Here’s how expanded voting restrictions may affect upcoming elections

Politics professor Zachary Albert takes a look at how voting restrictions passed over the past year are likely to impact American politics

A woman at a protest holds a sign reading "Count Every Vote"

Zachary Albert, assistant professor of politics, concentrates on issues of partisanship and polarization, and their impact on elections. This semester, he’ll be teaching classes on political parties and interest groups, and quantitative methods. He also teaches Elections in America. Albert says that when he started graduate school at UMass Amherst, his main interest was in why third parties don’t succeed — but realizing that question had largely been answered, he turned his focus to partisanship.

Albert says the increasing polarization of both major parties in the U.S. “has only made it more important to understand the motivations and structures of parties and how they affect politics.”

With federal attempts to curtail state voting restrictions having failed, Albert spoke with BrandeisNOW about how changes in voting laws — enacted almost entirely along partisan lines — are likely to affect the upcoming national election cycles.

It seems like every other week there is news that another state — typically one that went for Trump, or where Biden won by a narrow margin — is imposing voting restrictions. Just how widespread have new restrictions become?

A lot of states are making it harder, but interestingly, in those states it was already harder to vote. While Republican states are making it increasingly harder to vote, Democratic states are making it easier to vote.

In terms of how widespread it is, the Brennan Center for Justice’s 2021 roundup of changes in voting laws confirmed what I expected: More restrictions passed in 2021 than in any year since 2011. In just the last year, 19 states passed more restrictive laws, but 16 passed laws that expanded access, and eight states passed laws that were mixed, both expanding and restricting. Those last places may be where the two parties might work together. Some Republicans might be willing to vote for same-day registration or mail-in ballots in exchange for some kind of voting security measures, for example.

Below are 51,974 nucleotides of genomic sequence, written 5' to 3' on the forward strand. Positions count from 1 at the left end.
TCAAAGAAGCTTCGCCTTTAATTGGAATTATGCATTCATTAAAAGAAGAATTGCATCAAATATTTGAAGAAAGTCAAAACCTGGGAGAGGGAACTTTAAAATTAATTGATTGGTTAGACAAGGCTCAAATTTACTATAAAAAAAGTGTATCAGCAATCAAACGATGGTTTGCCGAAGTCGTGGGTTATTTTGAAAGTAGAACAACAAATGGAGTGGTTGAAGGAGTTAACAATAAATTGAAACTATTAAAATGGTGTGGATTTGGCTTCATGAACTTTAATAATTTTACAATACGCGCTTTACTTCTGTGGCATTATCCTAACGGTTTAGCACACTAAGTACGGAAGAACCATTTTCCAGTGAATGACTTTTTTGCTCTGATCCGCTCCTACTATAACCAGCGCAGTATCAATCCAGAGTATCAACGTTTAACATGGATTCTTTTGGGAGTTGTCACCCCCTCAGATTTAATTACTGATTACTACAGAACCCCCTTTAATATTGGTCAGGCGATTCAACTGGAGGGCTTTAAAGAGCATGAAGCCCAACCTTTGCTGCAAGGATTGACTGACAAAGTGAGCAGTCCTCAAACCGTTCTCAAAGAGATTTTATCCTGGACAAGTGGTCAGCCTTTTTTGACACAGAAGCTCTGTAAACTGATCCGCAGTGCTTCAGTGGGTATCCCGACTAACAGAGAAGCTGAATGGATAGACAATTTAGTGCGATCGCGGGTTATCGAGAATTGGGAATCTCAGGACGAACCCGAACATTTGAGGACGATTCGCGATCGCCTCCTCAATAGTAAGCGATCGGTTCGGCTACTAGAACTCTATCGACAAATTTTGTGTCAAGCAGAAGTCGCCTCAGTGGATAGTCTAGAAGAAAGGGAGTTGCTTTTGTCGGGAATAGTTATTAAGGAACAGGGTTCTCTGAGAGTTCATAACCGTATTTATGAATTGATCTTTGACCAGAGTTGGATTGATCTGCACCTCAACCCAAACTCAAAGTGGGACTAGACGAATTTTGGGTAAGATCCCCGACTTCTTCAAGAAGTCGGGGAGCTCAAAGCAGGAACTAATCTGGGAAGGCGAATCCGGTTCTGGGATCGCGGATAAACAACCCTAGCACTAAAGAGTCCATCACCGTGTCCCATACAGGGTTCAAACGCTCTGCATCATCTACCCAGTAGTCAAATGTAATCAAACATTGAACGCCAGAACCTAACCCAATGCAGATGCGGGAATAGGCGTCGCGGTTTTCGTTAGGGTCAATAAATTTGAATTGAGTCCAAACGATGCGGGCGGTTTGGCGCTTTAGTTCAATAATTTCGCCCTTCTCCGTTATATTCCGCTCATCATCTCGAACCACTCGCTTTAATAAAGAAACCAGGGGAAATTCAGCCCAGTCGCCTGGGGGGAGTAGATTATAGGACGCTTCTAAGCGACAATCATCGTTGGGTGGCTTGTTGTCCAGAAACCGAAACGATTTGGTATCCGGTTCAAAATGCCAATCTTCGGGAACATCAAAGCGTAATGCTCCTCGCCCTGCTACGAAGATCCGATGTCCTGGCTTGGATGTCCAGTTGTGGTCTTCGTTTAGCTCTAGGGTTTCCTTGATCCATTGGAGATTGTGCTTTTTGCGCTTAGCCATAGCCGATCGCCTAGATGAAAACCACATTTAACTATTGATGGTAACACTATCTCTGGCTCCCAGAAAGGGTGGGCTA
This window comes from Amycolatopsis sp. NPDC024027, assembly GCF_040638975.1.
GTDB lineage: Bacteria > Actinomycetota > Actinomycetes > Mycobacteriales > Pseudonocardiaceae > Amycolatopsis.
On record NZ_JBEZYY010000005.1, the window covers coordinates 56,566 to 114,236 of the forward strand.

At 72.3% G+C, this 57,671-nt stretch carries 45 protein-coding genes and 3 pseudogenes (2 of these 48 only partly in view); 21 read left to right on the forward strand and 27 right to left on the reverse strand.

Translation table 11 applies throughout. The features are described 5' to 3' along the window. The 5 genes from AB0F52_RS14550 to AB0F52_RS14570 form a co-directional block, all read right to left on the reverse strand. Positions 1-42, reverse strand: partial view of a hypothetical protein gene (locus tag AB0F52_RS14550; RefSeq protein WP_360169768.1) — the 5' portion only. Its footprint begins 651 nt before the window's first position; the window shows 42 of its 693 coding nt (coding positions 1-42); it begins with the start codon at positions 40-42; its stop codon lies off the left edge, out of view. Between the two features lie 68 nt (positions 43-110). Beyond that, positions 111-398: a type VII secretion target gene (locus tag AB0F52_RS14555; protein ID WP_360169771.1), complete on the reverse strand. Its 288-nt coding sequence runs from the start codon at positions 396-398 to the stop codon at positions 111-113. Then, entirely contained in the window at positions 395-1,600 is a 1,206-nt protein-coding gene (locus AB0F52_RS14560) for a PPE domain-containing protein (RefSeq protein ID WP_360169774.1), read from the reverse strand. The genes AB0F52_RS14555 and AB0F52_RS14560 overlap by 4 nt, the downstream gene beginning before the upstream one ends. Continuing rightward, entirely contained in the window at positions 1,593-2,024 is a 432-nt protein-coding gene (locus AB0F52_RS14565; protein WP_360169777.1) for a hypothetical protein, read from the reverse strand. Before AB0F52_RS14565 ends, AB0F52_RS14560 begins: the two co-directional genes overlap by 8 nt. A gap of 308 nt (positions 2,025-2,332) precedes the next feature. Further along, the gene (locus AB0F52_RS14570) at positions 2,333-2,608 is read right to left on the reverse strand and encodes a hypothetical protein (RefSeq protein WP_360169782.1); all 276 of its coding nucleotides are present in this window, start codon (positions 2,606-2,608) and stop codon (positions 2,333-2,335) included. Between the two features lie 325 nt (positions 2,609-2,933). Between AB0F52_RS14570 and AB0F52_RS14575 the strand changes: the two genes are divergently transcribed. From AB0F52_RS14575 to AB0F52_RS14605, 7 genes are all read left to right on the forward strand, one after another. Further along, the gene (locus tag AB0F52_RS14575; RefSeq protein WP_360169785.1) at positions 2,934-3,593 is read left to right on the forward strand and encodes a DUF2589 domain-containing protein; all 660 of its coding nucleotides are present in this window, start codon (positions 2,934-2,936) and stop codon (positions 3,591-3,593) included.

What are the most common new restrictions we have seen?

We are seeing more action on the hot-button issues of 2020 like mail-in voting, ballot drop-off locations. Those are all areas that are affecting how individuals vote. But one area that really concerns me are the laws targeting election administration and the process used in counting ballots. These laws are changing who is in charge and what types of challenges can be made after an election. It’s not just about who gets to vote, but who counts those ballots.

When you’re talking about the legalese of the state Board of Elections challenging the certification of the election in a state, that’s more in the weeds. It’s a little bit more in the shadows and it’s a highly effective way to “rig the system,” if that’s what you’re after. And I do think there are folks out there who are interested in and willing to overturn elections.

The most consequential changes, and my biggest concern, is the politicization of election administration. Georgia and Arizona have instituted procedures to overturn election results. These are things that, had they been in place in 2020, and had folks who are willing to overturn the election been in the positions of power, the election might have had a different outcome. Arizona and Georgia were states that helped decide the election, and we see that there are more people running for election-administration positions who are committed to the big lie of the rigged election.

Which types of measures are likely to have the greatest impact on the upcoming midterms and the 2024 presidential election?

I think it’s fair to say that nationally, Democrats have a demographic advantage and a structural disadvantage. That’s why you see a lot of models that say to hold the Senate, Democrats have to win much more than 50 percent of the national vote. Republicans are well-represented in small states that have two senators.

So it’s already an uphill climb for Democrats in 2022 and beyond. Then the question is what additional effect are these voting restrictions going to have on the election, and the answer is certainly some, especially in swing states. And again, if the cards align, the election administration changes could be most consequential.

Might these Republican-backed laws backfire by making it more difficult for their own base to vote? Or are the laws too targeted toward Democratic-lleaning voters?

In a two-party system you need two strong, responsible parties to check the other party. What healthy parties do is they expand their appeal to bring in other voters. Instead, there seems to be a long-term trend for Republicans to not say `we’re going to bring in more people who support us, we’re going to try to restrict the other side.’

Anything that makes voting harder is going to reduce voting in both parties, but not always equally. There’s a lot of research that shows these laws especially affect certain kinds of people who generally fall into the Democratic camp. But beyond laws, high-profile Republicans are saying you can’t trust voting and you can't trust procedures, and if I’m a Republican and the system is the problem, why would I take part in the system? I don't know if we’re going to see that play out in a way that reduces Republican turnout, but it is a risk.

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